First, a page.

Heres an example of what Ekirchs book reveals. Shortly after World War I ended, civic and church groups campaigned to end the compulsory military training required by 83 American colleges and universities. Although they failed to stamp out compulsory military training in higher education, they did succeed in keeping Junior R.O.T.C. out of the public high schools. Their effort, Ekirch shows, reflected a long tradition of anti-militarism that rarely receives its due.
Americans today also seem unaware of how the anti-militarist tradition shaped U.S. foreign policy in the early decades of the nation. Earlier this month, Independent Institute Senior Fellow Ivan Eland discussed some of the advantages of this tradition in a debate at George Washington University. Ignorance of or ambivalence toward this tradition, he suggested, is responsible for the chaos that has befallen Iraq, Afghanistan, and Libya since the U.S. military intervened in those countries. A more restrained foreign policy, he argues, would enhance national security and help put the economy on the road to recovery. Those reasons alone should inspire us to pay closer attention to what Eland calls the traditionalist view of U.S. foreign policy.
The Civilian and the Military: A History of the American Antimilitarist Tradition, Arthur A. Ekirch, Jr.
The Empire Has No Clothes: U.S. Foreign Policy Exposed, by Ivan Eland
VIDEO: Whither America: A Foreign Policy Debate Among Realists, Nationalists, and Internationalists, featuring Ivan Eland, Henry R. Nau, and Michael Lind (George Washington University, 5/6/14)
In March, The Lighthouse reported that Social Security's Old Age, Survivors, and Disability Insurance trust funds were following a trajectory that would make them insolvent in 2033. The day of reckoning may be closer at hand. According to Brianna Ehley of the Fiscal Times, unless trends in spending and/or revenues change, the Disability Insurance (SSDI) trust fund will run dry in 2016, necessitating cuts of 20 percent or more for those who receive Social Security disability benefits.
In his latest contribution to the MyGovCost blog, Independent Institute Research Fellow Craig Eyermann, creator of the Government Cost Calculator, discusses two alternative scenarios that might avoid cuts in disability benefits, their unintended consequences, and the likelihood that they will be adopted.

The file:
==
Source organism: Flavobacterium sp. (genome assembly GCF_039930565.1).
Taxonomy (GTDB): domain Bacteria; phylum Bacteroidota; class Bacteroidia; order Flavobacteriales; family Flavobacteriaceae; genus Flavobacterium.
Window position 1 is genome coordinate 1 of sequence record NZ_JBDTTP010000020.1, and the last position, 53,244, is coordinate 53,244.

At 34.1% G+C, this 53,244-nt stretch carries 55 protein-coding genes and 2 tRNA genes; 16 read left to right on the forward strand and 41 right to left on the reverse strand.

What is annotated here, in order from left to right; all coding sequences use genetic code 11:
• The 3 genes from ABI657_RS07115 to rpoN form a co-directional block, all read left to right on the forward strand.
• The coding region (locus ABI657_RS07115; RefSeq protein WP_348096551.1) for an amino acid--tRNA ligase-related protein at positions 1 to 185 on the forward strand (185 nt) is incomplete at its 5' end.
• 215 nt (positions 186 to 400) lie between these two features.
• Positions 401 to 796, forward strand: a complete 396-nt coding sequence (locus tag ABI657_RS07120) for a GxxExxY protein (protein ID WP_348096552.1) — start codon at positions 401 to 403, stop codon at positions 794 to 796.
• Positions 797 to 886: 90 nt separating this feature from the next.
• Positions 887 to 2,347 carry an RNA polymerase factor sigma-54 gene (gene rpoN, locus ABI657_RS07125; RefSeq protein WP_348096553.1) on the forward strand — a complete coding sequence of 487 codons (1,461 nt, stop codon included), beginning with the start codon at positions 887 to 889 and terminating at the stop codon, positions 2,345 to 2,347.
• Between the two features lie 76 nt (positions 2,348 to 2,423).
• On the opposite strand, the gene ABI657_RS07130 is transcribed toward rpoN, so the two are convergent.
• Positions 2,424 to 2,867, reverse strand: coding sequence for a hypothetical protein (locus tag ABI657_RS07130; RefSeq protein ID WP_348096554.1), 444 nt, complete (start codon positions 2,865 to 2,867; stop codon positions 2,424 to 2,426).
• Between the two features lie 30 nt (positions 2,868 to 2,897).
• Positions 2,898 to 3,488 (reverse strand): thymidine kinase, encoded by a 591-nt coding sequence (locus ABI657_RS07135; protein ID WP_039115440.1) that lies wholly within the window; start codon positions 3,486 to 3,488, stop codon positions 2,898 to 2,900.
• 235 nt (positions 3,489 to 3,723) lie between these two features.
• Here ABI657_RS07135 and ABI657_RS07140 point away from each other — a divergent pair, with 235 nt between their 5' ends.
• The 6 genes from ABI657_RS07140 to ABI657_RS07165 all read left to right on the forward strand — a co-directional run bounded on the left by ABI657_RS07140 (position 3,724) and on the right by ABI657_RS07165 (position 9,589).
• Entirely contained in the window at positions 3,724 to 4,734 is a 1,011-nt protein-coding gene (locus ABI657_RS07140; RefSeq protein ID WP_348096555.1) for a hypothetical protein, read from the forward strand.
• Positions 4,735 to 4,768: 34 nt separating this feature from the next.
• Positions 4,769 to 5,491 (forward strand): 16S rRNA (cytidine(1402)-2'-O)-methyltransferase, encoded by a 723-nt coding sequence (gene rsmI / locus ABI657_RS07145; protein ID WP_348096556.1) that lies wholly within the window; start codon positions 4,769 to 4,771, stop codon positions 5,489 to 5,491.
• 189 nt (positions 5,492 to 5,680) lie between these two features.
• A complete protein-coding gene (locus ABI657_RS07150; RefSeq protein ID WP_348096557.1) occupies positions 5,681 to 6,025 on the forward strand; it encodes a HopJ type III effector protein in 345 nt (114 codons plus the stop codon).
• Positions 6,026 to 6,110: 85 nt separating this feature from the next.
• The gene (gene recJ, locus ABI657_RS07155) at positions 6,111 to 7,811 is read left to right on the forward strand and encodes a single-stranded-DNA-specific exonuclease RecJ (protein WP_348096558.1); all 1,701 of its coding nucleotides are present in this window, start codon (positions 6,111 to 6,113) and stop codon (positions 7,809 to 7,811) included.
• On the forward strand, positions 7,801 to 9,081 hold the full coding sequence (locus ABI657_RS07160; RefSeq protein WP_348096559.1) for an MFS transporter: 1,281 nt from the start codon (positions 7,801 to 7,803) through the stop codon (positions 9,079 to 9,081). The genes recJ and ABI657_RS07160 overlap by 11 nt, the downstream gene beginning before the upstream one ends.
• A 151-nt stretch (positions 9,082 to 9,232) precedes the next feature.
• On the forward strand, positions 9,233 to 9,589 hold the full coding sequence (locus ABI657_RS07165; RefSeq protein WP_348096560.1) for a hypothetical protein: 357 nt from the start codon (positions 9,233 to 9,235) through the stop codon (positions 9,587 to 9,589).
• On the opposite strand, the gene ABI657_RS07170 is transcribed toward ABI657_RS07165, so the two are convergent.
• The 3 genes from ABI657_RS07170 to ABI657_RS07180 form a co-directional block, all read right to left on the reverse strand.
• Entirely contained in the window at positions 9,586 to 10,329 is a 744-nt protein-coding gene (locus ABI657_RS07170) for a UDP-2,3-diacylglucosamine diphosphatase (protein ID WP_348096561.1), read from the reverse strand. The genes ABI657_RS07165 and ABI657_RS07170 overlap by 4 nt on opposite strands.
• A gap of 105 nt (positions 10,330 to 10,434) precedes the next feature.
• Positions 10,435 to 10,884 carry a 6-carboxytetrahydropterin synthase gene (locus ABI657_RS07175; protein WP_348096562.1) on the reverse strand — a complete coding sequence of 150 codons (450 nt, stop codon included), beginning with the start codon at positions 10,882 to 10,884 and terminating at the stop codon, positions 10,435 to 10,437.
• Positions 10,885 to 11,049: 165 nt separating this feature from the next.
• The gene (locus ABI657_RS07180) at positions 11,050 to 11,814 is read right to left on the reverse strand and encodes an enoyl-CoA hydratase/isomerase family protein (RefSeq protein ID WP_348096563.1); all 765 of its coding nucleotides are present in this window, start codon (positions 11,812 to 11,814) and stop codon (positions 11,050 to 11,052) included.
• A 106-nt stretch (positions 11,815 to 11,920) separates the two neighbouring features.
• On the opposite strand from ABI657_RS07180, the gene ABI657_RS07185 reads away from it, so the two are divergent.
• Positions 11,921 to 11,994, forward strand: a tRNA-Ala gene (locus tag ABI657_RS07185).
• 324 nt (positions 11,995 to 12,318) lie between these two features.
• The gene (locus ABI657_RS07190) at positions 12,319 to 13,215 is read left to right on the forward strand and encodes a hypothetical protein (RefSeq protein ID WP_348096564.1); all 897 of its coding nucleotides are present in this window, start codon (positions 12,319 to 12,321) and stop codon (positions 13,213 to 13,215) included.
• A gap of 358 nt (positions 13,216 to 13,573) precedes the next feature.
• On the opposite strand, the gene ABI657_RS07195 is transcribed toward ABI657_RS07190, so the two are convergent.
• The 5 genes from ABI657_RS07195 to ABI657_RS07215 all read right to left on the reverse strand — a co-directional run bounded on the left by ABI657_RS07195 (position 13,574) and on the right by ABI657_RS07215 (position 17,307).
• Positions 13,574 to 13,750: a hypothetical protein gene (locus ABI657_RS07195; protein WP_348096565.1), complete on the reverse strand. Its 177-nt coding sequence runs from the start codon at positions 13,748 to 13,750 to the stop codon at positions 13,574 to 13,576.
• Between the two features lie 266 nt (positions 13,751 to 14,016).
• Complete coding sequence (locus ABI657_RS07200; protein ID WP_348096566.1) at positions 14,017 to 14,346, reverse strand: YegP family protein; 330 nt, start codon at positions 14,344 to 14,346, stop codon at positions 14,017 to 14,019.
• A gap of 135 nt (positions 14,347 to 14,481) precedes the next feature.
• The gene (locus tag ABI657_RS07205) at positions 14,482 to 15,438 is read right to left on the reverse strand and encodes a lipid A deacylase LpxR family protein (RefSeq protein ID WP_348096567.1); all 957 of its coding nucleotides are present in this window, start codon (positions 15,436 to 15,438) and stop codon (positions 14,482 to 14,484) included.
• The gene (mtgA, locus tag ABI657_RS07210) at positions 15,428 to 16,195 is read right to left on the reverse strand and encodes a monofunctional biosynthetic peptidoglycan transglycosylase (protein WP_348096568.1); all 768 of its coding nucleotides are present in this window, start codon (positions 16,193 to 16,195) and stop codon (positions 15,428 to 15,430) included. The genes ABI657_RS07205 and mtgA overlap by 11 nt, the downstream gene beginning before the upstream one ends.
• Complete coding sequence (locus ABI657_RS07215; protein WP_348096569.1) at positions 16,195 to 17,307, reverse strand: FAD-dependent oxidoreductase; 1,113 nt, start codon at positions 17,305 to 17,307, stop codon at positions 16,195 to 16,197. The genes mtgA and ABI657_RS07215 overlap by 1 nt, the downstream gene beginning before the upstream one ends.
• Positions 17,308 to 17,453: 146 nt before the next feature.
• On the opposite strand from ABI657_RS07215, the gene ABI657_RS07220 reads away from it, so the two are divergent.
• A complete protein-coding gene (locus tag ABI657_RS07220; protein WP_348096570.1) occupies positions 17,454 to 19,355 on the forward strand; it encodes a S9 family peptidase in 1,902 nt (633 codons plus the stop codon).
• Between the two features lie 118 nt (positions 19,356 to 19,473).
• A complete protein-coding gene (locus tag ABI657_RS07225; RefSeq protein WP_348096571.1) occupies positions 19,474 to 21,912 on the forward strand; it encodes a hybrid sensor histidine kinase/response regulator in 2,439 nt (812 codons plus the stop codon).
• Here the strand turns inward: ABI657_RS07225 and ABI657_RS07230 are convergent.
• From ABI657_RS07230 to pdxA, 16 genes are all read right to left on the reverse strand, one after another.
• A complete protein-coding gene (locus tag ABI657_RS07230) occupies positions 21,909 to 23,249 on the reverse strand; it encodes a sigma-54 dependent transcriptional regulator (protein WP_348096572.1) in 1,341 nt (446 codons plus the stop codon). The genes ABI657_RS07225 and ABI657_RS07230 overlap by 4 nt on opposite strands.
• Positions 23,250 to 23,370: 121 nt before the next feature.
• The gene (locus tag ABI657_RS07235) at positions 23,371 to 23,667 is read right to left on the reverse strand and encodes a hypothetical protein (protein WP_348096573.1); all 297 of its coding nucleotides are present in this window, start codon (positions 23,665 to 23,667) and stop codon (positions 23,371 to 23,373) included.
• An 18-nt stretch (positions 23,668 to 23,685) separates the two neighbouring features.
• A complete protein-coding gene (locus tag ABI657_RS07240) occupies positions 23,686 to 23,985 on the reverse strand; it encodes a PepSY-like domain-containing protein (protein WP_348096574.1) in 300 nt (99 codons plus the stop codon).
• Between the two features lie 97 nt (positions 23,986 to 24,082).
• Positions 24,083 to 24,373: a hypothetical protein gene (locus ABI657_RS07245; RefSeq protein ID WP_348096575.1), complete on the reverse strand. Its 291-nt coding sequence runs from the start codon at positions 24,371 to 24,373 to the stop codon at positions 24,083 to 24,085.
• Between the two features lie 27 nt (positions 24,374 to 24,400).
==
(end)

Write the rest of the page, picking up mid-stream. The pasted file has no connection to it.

MyGovCost, in case you haven't heard, is now available as a FREE mobile app for iPhones and iPads. Download today by visiting the Apple App Store. And be sure to tell your friends about how the Government Cost Calculator will help them estimate their lifetime federal tax liability and show which components of federal spending will cost them the most.
From The Beacon:
Once Again, Government Displaces Real Aid
Mary Theroux (5/27/14)
Using Marketable Vouchers to Speed Up Drug Approvals
John R. Graham (5/27/14)
Big Pharma, Trial Lawyers, and Harry Reid Kill Patent Reform
William Watkins (5/26/14)
Common Core: Raising the Bar-barians
Vicki Alger (5/26/14)
Stagnation Nation? High School Seniors Results on Nations Report Card Didnt Budge
Vicki Alger (5/26/14)
This Memorial Day Honor Vets with Education Savings Accounts
Vicki Alger (5/26/14)
Patent Trolls and Trial Lawyers Thwart Patent Reform
William Watkins (5/25/14)
Dining with Stalin
Aaron Tao (5/22/14)
Apple and Google Announce a Ceasefire in the Patent Wars
William Watkins (5/21/14)
Piketty on Inequality
Randall Holcombe (5/21/14)
Pikettys Capital: IV
Randall Holcombe (5/20/14)
Obamacares Bailout of Insurers Is Still a Live, Moving Target
John R. Graham (5/20/14)
Disinvitation Season 2014
Aaron Tao (5/20/14)
From MyGovCost News & Blog:
The Presidents $17 Billion Helicopter Fleet
K. Lloyd Billingsley (5/26/14)
Two Years Until the Social Security Disability Trust Fund Is Empty
Craig Eyermann (5/23/14)
Taxpayers Subsidize Killer VA Health System
K. Lloyd Billingsley (5/21/14)